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Dragon Ball Super Vol. 1 Gives Goku & Friends New Battles

by  in Comic Reviews Comment
Dragon Ball Super Vol. 1 Gives Goku & Friends New Battles

Whether you’ve been watching it as it airs in Japan on Crunchyroll, Daisuki or FunimationNow or watching it Saturday nights in English on Adult Swim, you have to admit that “Dragon Ball Super” — the anime continuation of Akira Toriyama’s legendary “Dragon Ball” franchise — is a heck of a ride. Far superior to the derided “Dragon Ball GT,” “Super” widely expands the cosmic scope of Toriyama’s universe while keeping the action and humor that makes the rest of the franchise so entertaining.

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The first volume of the “Dragon Ball Super” manga, written and drawn by Toyotarou from outlines by Toriyama, continues that trend while also cutting a lot of the dead air that crops up when you have to stretch out a story arc across several episodes of a television show (one based on a movie, no less). Toyotarou starts out adapting 2013’s “Dragon Ball Z: Battle of Gods” in just four chapters, then skips the fun fanservice of 2015’s “Dragon Ball Z: Resurrection ‘F'” — which he adapted into a companion manga at the time of the movie’s release that still hasn’t been officially translated at the time of this writing — to head straight into “Super’s” “Warriors From Universe 6!” arc.

The story, set in the decade between the last two chapters of “Z’s” Buu Saga, sees Goku having given up fighting for radish farming, to his regret. An unexpected windfall provided by Mr. Satan (called by his more censor-friendly name of Hercule, as is standard with Viz’s “Dragon Ball” material) gives Goku the opportunity to head back to King Kai’s planet to train. But he winds up unexpectedly running into Beerus, the God of Destruction, who’s arrived in this corner of the galaxy with his servant Whis to investigate a prophetic dream Beerus had about a “Super Saiyan God.”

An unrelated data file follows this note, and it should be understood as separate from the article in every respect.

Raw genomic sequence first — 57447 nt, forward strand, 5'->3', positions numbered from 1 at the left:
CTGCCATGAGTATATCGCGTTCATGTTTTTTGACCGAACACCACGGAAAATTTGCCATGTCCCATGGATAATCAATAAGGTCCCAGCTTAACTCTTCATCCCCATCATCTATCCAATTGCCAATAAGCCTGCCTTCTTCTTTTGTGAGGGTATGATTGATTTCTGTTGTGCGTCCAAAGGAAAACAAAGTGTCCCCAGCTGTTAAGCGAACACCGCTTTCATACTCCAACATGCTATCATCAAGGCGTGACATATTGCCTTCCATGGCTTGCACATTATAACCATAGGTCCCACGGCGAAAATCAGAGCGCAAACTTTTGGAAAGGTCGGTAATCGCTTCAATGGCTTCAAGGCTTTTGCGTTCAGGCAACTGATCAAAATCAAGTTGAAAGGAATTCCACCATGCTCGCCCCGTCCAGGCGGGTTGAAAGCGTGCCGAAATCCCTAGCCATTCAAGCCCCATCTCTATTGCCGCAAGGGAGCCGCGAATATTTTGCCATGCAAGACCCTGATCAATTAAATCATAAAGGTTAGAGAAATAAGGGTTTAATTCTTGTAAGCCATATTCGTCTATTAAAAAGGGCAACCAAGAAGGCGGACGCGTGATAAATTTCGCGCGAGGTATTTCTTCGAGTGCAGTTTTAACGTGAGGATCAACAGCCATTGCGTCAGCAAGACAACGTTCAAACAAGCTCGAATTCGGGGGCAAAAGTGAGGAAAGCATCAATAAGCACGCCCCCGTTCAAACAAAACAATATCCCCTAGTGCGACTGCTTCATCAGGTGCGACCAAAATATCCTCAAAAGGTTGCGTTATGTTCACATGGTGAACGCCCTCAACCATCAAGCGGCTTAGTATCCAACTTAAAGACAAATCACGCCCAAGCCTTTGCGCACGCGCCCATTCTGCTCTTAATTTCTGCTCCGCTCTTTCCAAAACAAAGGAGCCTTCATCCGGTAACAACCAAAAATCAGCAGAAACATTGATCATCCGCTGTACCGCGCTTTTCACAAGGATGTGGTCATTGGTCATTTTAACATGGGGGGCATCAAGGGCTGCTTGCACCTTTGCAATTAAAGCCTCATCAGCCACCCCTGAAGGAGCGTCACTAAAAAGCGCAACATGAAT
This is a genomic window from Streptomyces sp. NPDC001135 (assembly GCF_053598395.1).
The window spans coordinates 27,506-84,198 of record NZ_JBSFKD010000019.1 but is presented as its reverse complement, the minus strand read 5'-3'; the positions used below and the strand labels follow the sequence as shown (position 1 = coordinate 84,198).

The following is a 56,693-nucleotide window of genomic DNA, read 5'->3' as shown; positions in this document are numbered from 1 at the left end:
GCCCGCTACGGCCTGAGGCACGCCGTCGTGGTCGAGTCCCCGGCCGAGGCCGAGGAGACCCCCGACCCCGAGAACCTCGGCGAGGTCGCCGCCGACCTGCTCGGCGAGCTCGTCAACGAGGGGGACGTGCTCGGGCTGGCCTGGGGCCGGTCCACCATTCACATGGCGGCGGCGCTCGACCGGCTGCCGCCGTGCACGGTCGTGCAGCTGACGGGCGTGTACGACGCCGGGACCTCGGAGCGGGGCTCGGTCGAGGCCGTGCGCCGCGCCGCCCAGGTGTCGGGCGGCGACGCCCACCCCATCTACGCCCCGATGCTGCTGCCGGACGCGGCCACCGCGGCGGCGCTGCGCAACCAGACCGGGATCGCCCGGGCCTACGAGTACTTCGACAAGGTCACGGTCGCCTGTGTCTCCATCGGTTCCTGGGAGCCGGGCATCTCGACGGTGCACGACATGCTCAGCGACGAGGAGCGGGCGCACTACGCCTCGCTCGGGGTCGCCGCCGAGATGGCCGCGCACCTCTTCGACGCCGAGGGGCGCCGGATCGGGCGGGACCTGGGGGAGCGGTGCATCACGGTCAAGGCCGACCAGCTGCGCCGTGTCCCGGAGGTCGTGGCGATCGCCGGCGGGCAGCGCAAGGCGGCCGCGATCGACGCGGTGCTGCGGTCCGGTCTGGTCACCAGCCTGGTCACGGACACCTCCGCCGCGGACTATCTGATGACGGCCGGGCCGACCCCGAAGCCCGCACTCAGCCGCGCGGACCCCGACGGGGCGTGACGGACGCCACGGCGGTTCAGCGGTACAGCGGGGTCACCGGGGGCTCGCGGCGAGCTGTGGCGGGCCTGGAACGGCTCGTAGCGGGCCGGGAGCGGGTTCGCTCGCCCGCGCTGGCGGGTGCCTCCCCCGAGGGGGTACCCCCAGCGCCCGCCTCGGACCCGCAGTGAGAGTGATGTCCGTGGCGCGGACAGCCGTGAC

The biggest hook in this book’s favor is that the manga is serialized monthly in the Japanese magazine “V Jump.” Without a weekly grind to crawl through, Toyotarou can focus on capturing the many idiosyncrasies of Toriyama’s work in his own unique style rather than worry about proper pacing.

Toyotarou knows how to sell both a good gag — as demonstrated by his great facial expressions for Jaco the Galactic Patrolman — and incredible action scenes, whether it’s Goku ascending to Super Saiyan Godhood or him & Vegeta sparring against each other in training. Like Toriyama says in the interview with the two at the back of this book, Toyotarou is more than a match for Toriyama’s unique style.

If you’re a fan of “Super” or poured over or watched Goku’s battles as a kid, this manga is for you. It’s a fine new chapter for one of comics’ greatest heroes and absolutely worth getting lost in.

“Dragon Ball Super Volume 1” is on sale now from Viz Media.